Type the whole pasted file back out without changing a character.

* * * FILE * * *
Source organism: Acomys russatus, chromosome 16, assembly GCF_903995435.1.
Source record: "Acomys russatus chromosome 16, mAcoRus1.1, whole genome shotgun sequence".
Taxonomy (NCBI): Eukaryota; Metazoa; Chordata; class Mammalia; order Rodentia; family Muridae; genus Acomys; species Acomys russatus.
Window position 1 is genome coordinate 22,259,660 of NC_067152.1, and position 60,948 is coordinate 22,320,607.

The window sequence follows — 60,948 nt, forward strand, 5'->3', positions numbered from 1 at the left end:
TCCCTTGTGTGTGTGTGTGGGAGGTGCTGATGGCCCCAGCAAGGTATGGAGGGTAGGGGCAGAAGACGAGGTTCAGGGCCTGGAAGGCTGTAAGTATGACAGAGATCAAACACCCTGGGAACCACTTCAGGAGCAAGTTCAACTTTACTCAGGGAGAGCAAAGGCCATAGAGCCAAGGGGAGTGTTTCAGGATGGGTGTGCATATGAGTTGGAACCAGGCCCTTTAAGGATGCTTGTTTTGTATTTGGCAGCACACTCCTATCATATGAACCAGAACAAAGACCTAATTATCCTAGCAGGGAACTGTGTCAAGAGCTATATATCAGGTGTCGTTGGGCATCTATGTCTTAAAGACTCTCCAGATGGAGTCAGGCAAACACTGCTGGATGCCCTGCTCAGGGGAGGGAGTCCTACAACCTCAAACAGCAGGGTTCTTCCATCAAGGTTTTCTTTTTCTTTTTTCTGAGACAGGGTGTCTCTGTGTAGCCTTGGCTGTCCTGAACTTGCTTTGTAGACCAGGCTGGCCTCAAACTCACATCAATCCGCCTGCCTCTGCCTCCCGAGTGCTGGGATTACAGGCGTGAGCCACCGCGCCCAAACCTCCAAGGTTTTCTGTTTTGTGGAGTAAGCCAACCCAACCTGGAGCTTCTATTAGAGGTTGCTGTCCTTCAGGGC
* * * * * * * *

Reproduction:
Source organism: Acomys russatus, chromosome 16, assembly GCF_903995435.1.
Source record: "Acomys russatus chromosome 16, mAcoRus1.1, whole genome shotgun sequence".
Taxonomy (NCBI): Eukaryota; Metazoa; Chordata; class Mammalia; order Rodentia; family Muridae; genus Acomys; species Acomys russatus.
Window position 1 is genome coordinate 22,259,660 of NC_067152.1, and position 60,948 is coordinate 22,320,607.

The window sequence follows — 60,948 nt, forward strand, 5'->3', positions numbered from 1 at the left end:
TCCCTTGTGTGTGTGTGTGGGAGGTGCTGATGGCCCCAGCAAGGTATGGAGGGTAGGGGCAGAAGACGAGGTTCAGGGCCTGGAAGGCTGTAAGTATGACAGAGATCAAACACCCTGGGAACCACTTCAGGAGCAAGTTCAACTTTACTCAGGGAGAGCAAAGGCCATAGAGCCAAGGGGAGTGTTTCAGGATGGGTGTGCATATGAGTTGGAACCAGGCCCTTTAAGGATGCTTGTTTTGTATTTGGCAGCACACTCCTATCATATGAACCAGAACAAAGACCTAATTATCCTAGCAGGGAACTGTGTCAAGAGCTATATATCAGGTGTCGTTGGGCATCTATGTCTTAAAGACTCTCCAGATGGAGTCAGGCAAACACTGCTGGATGCCCTGCTCAGGGGAGGGAGTCCTACAACCTCAAACAGCAGGGTTCTTCCATCAAGGTTTTCTTTTTCTTTTTTCTGAGACAGGGTGTCTCTGTGTAGCCTTGGCTGTCCTGAACTTGCTTTGTAGACCAGGCTGGCCTCAAACTCACATCAATCCGCCTGCCTCTGCCTCCCGAGTGCTGGGATTACAGGCGTGAGCCACCGCGCCCAAACCTCCAAGGTTTTCTGTTTTGTGGAGTAAGCCAACCCAACCTGGAGCTTCTATTAGAGGTTGCTGTCCTTCAGGGC